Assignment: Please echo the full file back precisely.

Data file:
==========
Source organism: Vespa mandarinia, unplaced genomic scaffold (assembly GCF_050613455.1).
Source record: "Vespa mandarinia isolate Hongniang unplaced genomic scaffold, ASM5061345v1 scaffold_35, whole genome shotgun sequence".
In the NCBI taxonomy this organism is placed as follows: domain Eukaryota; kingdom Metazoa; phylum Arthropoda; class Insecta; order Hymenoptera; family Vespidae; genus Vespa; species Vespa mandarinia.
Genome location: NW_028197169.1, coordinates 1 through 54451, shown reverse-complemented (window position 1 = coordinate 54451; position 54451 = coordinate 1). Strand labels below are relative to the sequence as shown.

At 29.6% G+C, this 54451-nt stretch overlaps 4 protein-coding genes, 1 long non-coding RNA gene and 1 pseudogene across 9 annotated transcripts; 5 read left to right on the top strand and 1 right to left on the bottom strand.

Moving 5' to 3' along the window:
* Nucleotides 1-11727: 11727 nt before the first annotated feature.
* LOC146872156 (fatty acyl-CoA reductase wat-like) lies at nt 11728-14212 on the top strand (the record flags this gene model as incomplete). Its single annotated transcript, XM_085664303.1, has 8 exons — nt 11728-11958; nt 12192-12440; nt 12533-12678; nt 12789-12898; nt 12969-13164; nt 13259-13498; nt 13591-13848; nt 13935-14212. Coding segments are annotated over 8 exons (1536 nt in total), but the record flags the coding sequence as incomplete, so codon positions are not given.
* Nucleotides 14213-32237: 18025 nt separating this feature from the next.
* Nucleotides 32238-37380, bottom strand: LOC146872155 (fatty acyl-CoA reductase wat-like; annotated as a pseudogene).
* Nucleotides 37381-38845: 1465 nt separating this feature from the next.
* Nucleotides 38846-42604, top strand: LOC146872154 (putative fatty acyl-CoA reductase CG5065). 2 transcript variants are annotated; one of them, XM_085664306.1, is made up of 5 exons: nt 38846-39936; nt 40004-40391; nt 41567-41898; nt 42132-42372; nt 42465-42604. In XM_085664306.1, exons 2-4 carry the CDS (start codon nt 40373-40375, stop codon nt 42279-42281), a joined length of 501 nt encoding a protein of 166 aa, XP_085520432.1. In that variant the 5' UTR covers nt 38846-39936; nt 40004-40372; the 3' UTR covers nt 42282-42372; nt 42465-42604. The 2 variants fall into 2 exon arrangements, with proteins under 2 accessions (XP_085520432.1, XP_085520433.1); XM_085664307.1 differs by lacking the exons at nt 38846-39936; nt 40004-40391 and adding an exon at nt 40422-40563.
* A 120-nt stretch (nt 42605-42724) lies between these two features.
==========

Source organism: Vespa mandarinia, unplaced genomic scaffold (assembly GCF_050613455.1).
Source record: "Vespa mandarinia isolate Hongniang unplaced genomic scaffold, ASM5061345v1 scaffold_35, whole genome shotgun sequence".
In the NCBI taxonomy this organism is placed as follows: domain Eukaryota; kingdom Metazoa; phylum Arthropoda; class Insecta; order Hymenoptera; family Vespidae; genus Vespa; species Vespa mandarinia.
Genome location: NW_028197169.1, coordinates 1 through 54451, shown reverse-complemented (window position 1 = coordinate 54451; position 54451 = coordinate 1). Strand labels below are relative to the sequence as shown.

At 29.6% G+C, this 54451-nt stretch overlaps 4 protein-coding genes, 1 long non-coding RNA gene and 1 pseudogene across 9 annotated transcripts; 5 read left to right on the top strand and 1 right to left on the bottom strand.

Moving 5' to 3' along the window:
* Nucleotides 1-11727: 11727 nt before the first annotated feature.
* LOC146872156 (fatty acyl-CoA reductase wat-like) lies at nt 11728-14212 on the top strand (the record flags this gene model as incomplete). Its single annotated transcript, XM_085664303.1, has 8 exons — nt 11728-11958; nt 12192-12440; nt 12533-12678; nt 12789-12898; nt 12969-13164; nt 13259-13498; nt 13591-13848; nt 13935-14212. Coding segments are annotated over 8 exons (1536 nt in total), but the record flags the coding sequence as incomplete, so codon positions are not given.
* Nucleotides 14213-32237: 18025 nt separating this feature from the next.
* Nucleotides 32238-37380, bottom strand: LOC146872155 (fatty acyl-CoA reductase wat-like; annotated as a pseudogene).
* Nucleotides 37381-38845: 1465 nt separating this feature from the next.
* Nucleotides 38846-42604, top strand: LOC146872154 (putative fatty acyl-CoA reductase CG5065). 2 transcript variants are annotated; one of them, XM_085664306.1, is made up of 5 exons: nt 38846-39936; nt 40004-40391; nt 41567-41898; nt 42132-42372; nt 42465-42604. In XM_085664306.1, exons 2-4 carry the CDS (start codon nt 40373-40375, stop codon nt 42279-42281), a joined length of 501 nt encoding a protein of 166 aa, XP_085520432.1. In that variant the 5' UTR covers nt 38846-39936; nt 40004-40372; the 3' UTR covers nt 42282-42372; nt 42465-42604. The 2 variants fall into 2 exon arrangements, with proteins under 2 accessions (XP_085520432.1, XP_085520433.1); XM_085664307.1 differs by lacking the exons at nt 38846-39936; nt 40004-40391 and adding an exon at nt 40422-40563.
* A 120-nt stretch (nt 42605-42724) lies between these two features.